Intermediate acceleration electrodes may be implemented between the anode and the Hall Effect vacuum magnetic field gap to assist in acceleration of the ions. The intermediate collimating gas throats may be implemented with intermediate Hall Effect field structures, either electromagnetic or permanent magnets, as well as intermediate acceleration electrodes and associated power supplies, in any possible combination in the vacuum space between the gas source and the split solenoid gap. If the cathode electron source is positioned outside of the solenoid, beyond an open end fringe field(s), the ions will be accelerated a second time as they exit the solenoid and be space charge neutralized by the electrons in all cases. The intermediate electrodes may be associated with the intermediate Hall field magnets or they may be associated with the collimation throats or separate from either or both.
A gas free anode may be accomplished with a pair of anode electrodes. An electrical bias is placed between the anode electrodes implemented on opposite sides of the gas flow. The anode electrodes are linked by Hall Effect magnetic field lines which allow electrons to flow onto the more positive of the anode electrodes. The gas free anode completes the acceleration circuit keeping the electrons from reaching the gas source. The gas free anode may be the split solenoid Hall Effect vacuum magnetic field gap field or an intermediate Hall Effect magnetic field. This novel composition of elements makes possible the separation of the anode and the neutral gas source structure. Thereby protecting the gas source structure from bombardment by the counter-streaming Hall Effect electrons. This feature is referred to herein as a gas free anode, because the gas source is separate from the anode.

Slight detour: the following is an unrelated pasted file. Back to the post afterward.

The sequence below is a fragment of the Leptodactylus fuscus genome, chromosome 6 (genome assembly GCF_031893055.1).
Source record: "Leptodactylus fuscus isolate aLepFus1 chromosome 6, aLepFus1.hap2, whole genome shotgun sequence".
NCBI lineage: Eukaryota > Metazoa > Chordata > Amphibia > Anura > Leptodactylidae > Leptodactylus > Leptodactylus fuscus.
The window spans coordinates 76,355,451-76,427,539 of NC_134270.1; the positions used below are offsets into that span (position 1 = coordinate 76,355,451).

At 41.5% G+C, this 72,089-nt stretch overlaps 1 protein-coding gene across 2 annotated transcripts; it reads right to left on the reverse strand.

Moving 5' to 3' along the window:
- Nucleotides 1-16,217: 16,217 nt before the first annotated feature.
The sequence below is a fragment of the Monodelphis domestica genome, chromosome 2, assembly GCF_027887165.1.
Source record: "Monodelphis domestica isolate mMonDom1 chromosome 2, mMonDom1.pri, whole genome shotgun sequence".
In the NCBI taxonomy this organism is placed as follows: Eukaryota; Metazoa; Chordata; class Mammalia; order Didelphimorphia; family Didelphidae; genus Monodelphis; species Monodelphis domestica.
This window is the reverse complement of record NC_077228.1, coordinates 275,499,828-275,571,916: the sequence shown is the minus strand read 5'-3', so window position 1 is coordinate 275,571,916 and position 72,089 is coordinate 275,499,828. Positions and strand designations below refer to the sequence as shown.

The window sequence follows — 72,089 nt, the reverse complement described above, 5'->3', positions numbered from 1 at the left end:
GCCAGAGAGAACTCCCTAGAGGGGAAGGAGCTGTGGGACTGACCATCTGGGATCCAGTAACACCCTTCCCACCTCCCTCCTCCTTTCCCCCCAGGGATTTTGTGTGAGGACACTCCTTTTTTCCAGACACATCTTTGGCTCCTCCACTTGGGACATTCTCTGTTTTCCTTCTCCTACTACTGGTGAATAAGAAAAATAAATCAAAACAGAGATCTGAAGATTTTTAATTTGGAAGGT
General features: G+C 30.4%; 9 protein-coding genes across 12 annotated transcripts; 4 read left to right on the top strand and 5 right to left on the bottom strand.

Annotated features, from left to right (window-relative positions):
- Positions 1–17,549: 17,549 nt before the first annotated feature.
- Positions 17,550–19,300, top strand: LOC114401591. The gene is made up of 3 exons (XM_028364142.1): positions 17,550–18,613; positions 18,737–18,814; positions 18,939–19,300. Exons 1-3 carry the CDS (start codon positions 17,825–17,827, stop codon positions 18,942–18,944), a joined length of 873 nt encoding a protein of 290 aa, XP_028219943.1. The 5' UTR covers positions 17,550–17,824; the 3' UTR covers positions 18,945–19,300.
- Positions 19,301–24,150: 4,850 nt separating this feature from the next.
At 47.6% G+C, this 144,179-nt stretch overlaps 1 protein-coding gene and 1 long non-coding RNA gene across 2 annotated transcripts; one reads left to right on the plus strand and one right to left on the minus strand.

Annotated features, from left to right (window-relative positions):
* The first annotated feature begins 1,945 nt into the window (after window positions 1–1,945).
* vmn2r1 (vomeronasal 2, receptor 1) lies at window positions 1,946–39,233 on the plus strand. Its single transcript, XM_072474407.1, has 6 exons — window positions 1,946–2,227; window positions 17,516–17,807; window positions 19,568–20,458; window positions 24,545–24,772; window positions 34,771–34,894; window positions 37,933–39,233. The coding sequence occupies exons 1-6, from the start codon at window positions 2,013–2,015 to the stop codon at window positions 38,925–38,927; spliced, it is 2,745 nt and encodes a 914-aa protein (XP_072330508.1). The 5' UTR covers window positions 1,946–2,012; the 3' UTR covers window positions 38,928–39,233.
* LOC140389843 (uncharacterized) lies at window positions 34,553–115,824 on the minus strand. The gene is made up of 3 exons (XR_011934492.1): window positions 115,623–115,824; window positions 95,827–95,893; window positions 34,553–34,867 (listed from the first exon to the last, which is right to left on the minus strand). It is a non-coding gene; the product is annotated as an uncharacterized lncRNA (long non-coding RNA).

In a continuous circumferential Laval nozzle the gas will have a broad dispersion across the plane of the nozzle. To produce the desired radial or tangential gas trajectories, dividing elements which form multiple channels are introduced into the gas nozzle structure. The channels, whether composed of tubes, plates, baffles or other methods for channeling the gas flow, serve to control the dispersion of the gas trajectories. The design of the channels is complicated by the preference for a convergent-divergent Laval type of supersonic focusing nozzle. The nozzle structure may produce gas trajectories that are normal to the axis of the solenoid, or at any angle relative to the axis of symmetry. The nozzle angles may be axial, azimuthal and or radial, and any geometric combination thereof. The gas nozzles, may be point sources, arc sections, or complete and continuous annuli and any combination thereof. The canonical angular momentum of the orbits that the ionized gas particles produce within the solenoid are partially determined by the initial gas trajectories as determined by the nozzle construction elements.
Because the collimated gas particles are limited in their trajectories to only the channel of acceleration, the intermediate Hall field elements and the acceleration electrodes as well as the gas free anode elements may be suspended in the free space within the vacuum vessel. In prior art Hall Effect accelerators a coaxial channel is required to direct the gas, which is not collimated and therefore is traveling generally without specific direction.
Characteristics of the ion orbits within the solenoid are related to the following system parameters:
Another embodiment of the present invention is disclosed in